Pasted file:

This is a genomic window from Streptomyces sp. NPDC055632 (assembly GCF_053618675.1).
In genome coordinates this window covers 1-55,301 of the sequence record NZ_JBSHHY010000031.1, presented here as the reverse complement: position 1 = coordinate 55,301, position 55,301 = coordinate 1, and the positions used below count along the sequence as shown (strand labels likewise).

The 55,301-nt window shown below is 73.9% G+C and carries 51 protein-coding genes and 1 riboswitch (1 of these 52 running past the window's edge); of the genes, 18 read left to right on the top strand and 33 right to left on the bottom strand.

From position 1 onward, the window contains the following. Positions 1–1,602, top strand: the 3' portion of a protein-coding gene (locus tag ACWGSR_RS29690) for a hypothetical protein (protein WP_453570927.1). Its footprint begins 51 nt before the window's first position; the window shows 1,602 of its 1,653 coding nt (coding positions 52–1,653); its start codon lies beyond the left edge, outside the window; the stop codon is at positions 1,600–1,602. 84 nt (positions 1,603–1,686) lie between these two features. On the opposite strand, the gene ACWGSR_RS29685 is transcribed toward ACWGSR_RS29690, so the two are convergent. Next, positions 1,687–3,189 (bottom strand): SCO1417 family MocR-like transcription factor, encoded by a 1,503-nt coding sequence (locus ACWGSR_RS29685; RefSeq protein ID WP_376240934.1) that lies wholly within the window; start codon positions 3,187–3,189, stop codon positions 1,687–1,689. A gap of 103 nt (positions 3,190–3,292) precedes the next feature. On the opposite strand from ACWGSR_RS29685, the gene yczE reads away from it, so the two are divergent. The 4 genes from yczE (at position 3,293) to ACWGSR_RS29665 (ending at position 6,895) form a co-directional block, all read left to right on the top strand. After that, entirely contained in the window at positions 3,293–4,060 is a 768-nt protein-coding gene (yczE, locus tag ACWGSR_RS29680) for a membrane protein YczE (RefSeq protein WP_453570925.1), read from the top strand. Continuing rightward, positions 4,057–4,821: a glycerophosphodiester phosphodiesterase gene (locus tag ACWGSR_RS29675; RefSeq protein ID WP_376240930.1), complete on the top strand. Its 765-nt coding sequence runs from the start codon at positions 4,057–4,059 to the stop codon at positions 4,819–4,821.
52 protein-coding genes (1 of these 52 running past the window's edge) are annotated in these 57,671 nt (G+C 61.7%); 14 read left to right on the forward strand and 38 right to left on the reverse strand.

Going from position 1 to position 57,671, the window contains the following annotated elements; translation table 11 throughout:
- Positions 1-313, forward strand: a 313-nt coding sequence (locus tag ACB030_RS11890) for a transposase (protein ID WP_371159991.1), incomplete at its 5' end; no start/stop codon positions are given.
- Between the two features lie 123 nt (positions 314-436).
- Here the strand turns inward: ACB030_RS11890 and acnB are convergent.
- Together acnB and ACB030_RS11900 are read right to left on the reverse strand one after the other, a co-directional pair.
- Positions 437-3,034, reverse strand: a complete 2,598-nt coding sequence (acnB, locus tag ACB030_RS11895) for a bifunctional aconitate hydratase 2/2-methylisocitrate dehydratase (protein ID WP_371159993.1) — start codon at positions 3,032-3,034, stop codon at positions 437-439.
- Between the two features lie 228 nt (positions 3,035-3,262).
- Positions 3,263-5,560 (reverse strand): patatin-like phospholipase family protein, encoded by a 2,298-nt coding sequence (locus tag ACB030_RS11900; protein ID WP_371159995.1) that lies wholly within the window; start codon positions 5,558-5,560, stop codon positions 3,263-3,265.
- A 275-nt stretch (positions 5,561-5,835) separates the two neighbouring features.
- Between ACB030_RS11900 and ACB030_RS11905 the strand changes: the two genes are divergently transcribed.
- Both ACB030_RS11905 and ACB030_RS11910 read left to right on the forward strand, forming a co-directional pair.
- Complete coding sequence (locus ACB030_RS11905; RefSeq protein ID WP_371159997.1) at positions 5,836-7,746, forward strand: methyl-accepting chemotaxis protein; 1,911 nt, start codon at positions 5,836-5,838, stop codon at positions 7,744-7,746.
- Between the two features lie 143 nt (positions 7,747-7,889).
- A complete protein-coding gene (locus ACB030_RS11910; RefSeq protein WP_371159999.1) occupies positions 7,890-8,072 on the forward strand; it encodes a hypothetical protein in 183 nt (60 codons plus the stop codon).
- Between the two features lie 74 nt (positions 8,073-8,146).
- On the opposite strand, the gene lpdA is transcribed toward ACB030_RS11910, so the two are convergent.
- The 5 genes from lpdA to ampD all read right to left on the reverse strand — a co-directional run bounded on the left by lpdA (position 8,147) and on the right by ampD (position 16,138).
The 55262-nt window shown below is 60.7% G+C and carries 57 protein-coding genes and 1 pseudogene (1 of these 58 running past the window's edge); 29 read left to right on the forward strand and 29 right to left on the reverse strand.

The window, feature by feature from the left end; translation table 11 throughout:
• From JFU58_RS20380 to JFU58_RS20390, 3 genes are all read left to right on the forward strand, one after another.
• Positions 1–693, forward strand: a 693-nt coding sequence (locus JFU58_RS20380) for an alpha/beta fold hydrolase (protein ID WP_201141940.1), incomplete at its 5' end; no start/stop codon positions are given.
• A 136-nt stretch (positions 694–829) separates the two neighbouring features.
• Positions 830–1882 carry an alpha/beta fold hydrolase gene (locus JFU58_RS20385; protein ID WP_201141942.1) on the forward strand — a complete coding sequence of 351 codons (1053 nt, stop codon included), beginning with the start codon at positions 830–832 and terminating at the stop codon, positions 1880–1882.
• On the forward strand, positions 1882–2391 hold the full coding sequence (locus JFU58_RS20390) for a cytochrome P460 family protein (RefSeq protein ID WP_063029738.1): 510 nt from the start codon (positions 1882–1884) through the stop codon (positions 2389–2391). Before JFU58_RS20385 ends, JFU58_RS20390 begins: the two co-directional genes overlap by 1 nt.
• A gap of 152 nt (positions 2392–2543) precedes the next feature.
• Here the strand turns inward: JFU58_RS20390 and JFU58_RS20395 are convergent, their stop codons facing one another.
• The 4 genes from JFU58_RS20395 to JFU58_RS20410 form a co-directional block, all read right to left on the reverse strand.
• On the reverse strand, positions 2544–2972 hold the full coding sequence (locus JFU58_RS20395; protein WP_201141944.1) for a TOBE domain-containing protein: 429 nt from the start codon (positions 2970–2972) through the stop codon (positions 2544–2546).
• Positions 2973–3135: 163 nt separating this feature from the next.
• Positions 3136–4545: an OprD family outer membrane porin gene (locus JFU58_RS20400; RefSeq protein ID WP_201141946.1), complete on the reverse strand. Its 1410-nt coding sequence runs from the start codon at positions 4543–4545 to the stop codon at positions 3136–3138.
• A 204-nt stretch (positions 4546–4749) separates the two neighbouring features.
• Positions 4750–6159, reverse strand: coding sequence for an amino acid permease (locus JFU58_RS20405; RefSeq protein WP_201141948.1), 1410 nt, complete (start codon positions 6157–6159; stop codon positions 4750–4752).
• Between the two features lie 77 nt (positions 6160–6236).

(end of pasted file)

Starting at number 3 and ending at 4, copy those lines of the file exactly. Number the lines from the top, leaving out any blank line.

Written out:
The 55,301-nt window shown below is 73.9% G+C and carries 51 protein-coding genes and 1 riboswitch (1 of these 52 running past the window's edge); of the genes, 18 read left to right on the top strand and 33 right to left on the bottom strand.

From position 1 onward, the window contains the following. Positions 1–1,602, top strand: the 3' portion of a protein-coding gene (locus tag ACWGSR_RS29690) for a hypothetical protein (protein WP_453570927.1). Its footprint begins 51 nt before the window's first position; the window shows 1,602 of its 1,653 coding nt (coding positions 52–1,653); its start codon lies beyond the left edge, outside the window; the stop codon is at positions 1,600–1,602. 84 nt (positions 1,603–1,686) lie between these two features. On the opposite strand, the gene ACWGSR_RS29685 is transcribed toward ACWGSR_RS29690, so the two are convergent. Next, positions 1,687–3,189 (bottom strand): SCO1417 family MocR-like transcription factor, encoded by a 1,503-nt coding sequence (locus ACWGSR_RS29685; RefSeq protein ID WP_376240934.1) that lies wholly within the window; start codon positions 3,187–3,189, stop codon positions 1,687–1,689. A gap of 103 nt (positions 3,190–3,292) precedes the next feature. On the opposite strand from ACWGSR_RS29685, the gene yczE reads away from it, so the two are divergent. The 4 genes from yczE (at position 3,293) to ACWGSR_RS29665 (ending at position 6,895) form a co-directional block, all read left to right on the top strand. After that, entirely contained in the window at positions 3,293–4,060 is a 768-nt protein-coding gene (yczE, locus tag ACWGSR_RS29680) for a membrane protein YczE (RefSeq protein WP_453570925.1), read from the top strand. Continuing rightward, positions 4,057–4,821: a glycerophosphodiester phosphodiesterase gene (locus tag ACWGSR_RS29675; RefSeq protein ID WP_376240930.1), complete on the top strand. Its 765-nt coding sequence runs from the start codon at positions 4,057–4,059 to the stop codon at positions 4,819–4,821.